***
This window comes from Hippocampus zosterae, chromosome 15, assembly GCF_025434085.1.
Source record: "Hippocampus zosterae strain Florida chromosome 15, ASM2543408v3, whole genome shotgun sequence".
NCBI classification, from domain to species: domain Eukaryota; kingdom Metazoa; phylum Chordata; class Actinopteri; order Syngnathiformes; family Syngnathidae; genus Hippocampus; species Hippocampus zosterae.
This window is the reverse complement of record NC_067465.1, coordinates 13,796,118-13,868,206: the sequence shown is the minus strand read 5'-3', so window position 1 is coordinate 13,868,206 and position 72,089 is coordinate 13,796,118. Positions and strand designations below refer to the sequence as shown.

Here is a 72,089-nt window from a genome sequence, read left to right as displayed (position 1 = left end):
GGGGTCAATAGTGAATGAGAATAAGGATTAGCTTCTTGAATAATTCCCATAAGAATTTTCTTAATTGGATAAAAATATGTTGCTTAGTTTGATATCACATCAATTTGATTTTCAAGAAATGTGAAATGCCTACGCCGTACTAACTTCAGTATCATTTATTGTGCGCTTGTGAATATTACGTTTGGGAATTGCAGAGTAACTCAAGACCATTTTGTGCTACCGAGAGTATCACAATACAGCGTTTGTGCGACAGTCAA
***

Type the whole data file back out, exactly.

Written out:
This window comes from Hippocampus zosterae, chromosome 15, assembly GCF_025434085.1.
Source record: "Hippocampus zosterae strain Florida chromosome 15, ASM2543408v3, whole genome shotgun sequence".
NCBI classification, from domain to species: domain Eukaryota; kingdom Metazoa; phylum Chordata; class Actinopteri; order Syngnathiformes; family Syngnathidae; genus Hippocampus; species Hippocampus zosterae.
This window is the reverse complement of record NC_067465.1, coordinates 13,796,118-13,868,206: the sequence shown is the minus strand read 5'-3', so window position 1 is coordinate 13,868,206 and position 72,089 is coordinate 13,796,118. Positions and strand designations below refer to the sequence as shown.

Here is a 72,089-nt window from a genome sequence, read left to right as displayed (position 1 = left end):
GGGGTCAATAGTGAATGAGAATAAGGATTAGCTTCTTGAATAATTCCCATAAGAATTTTCTTAATTGGATAAAAATATGTTGCTTAGTTTGATATCACATCAATTTGATTTTCAAGAAATGTGAAATGCCTACGCCGTACTAACTTCAGTATCATTTATTGTGCGCTTGTGAATATTACGTTTGGGAATTGCAGAGTAACTCAAGACCATTTTGTGCTACCGAGAGTATCACAATACAGCGTTTGTGCGACAGTCAA